Film director and writer Andy Bausch’s latest offering, “Sixty8”, puts life in Luxembourg during the summer of love in the spotlight.
Documentary “Sixty8” shows another side of today’s dynamic economic hub; one of hippies, student strikes, long hair and short skirts.
Photo: Andy Bausch/Sixty8 still
The movie, which hits cinemas on Wednesday 27 September, shows another side of today’s dynamic economic hub; one of hippies, student strikes, long hair and short skirts.
Bausch, whose past films have covered iconic periods in Luxembourg’s history such as the 1950s and World War II, combines photos, archive films, testimonies and a fantastic soundtrack.
It comes out just eight months before the fiftieth anniversary of the May 1968 revolution, a time from which memories are become scarcer. Among the 25 people who recall their memories in this documentary, some have radically changed their views and most are retired.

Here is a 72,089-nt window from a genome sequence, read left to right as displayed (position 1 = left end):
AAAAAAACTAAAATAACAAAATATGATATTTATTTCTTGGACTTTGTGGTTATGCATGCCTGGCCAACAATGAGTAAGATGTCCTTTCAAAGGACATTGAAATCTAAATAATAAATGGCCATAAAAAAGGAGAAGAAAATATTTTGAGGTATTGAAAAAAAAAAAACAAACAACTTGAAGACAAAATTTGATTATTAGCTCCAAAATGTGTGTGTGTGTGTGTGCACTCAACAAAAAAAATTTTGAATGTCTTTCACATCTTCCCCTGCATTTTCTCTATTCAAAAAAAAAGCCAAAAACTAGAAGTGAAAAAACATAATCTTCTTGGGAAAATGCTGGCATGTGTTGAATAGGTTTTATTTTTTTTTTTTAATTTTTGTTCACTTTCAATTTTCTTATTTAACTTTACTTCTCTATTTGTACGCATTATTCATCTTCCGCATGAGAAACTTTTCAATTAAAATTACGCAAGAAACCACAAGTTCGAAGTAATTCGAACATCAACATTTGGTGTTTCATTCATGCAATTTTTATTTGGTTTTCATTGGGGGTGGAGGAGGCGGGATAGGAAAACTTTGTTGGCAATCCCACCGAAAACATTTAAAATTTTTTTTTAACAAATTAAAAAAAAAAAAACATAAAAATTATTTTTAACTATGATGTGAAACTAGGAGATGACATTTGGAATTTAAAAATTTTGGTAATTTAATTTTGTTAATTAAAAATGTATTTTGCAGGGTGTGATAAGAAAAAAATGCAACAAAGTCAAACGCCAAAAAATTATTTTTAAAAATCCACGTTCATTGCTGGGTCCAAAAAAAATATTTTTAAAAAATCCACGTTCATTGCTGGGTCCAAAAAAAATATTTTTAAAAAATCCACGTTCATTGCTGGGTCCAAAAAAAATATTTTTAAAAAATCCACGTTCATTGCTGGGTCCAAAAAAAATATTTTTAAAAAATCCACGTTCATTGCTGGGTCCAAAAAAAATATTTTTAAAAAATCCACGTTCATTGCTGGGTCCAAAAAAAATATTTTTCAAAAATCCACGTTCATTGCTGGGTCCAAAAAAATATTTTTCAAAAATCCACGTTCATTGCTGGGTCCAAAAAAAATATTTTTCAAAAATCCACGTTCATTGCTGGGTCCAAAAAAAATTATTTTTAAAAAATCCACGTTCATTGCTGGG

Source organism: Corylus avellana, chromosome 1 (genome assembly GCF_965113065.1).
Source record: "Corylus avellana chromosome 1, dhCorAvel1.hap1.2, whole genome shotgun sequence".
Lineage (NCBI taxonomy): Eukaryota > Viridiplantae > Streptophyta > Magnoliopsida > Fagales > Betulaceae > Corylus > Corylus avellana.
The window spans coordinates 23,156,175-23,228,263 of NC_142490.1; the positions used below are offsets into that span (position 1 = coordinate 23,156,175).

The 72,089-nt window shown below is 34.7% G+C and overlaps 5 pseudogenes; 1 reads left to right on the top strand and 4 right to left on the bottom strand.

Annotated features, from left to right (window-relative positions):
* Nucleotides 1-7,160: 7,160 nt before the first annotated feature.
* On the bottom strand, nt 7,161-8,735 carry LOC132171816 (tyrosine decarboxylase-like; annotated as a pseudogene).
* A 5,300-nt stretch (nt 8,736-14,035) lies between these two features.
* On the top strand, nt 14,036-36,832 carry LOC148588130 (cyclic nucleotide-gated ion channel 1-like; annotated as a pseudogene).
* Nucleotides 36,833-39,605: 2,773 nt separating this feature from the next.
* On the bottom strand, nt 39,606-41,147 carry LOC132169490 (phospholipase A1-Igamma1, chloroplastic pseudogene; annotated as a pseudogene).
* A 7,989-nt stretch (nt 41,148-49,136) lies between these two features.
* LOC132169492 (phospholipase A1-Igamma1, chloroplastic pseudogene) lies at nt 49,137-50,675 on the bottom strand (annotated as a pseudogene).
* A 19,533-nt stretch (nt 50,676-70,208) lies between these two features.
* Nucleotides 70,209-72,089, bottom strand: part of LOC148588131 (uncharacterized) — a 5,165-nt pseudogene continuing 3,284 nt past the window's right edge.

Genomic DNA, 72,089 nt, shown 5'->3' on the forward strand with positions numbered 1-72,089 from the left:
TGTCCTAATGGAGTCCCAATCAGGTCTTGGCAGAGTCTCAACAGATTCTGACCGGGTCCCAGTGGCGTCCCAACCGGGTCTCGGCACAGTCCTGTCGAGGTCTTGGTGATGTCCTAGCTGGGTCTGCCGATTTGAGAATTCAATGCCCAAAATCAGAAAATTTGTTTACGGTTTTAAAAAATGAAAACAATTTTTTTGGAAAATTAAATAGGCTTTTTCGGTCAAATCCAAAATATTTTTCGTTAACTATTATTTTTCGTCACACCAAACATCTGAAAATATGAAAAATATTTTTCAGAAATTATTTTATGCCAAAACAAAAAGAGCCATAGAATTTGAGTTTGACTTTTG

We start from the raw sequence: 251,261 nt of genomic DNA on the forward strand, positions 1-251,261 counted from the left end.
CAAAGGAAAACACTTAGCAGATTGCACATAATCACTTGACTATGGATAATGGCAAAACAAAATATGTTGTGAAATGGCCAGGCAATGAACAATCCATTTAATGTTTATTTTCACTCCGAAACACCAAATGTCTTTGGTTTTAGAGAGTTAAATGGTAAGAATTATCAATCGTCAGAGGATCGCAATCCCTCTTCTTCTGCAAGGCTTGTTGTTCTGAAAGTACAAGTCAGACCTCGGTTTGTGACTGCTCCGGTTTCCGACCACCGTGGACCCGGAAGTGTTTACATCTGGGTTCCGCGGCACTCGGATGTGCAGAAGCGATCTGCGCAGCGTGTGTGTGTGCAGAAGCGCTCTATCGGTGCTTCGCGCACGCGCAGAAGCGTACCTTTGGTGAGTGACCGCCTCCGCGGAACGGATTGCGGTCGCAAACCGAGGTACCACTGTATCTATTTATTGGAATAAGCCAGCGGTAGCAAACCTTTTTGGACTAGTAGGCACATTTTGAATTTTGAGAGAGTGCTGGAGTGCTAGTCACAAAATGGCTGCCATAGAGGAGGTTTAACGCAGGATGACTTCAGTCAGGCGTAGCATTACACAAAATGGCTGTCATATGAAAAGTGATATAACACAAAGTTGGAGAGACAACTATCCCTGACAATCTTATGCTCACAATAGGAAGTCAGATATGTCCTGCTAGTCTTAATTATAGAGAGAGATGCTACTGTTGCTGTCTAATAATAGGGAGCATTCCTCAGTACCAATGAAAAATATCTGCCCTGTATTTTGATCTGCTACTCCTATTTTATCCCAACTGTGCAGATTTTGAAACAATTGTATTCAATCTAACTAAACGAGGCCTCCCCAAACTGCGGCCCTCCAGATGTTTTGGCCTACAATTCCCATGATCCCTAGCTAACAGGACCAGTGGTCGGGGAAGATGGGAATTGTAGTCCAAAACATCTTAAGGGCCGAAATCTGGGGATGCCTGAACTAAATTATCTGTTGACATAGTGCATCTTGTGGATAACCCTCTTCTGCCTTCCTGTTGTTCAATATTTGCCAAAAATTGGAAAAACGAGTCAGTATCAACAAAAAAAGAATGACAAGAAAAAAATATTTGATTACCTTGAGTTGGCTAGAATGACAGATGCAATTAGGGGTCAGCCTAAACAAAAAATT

They offer insight into a period of Luxembourg’s history when young people challenged the country’s social and moral values and the early shoots of feminism began to sprout.
The film does not only focus on May 1968, since many of the most remarkable events happened afterwards. Among them is the April 1971 school strikes and demonstrations after four pupils in Diekirch were expelled.
Thousands of students took to the streets in Diekirch, Esch and then Luxembourg. The following month, three writers of student newspaper the Wullmaus were fined and given a one-month suspended prison sentence, provoking further outrage.
“I hope that young people in Luxembourg will go and see this film and realise that even in the small country of Luxembourg, things were happening and everything they take for granted was not always the case,” Andy Bausch was quoted as saying in our sister magazine Paperjam.
The documentary is screened in Luxembourgish with French subtitles at Kinepolis.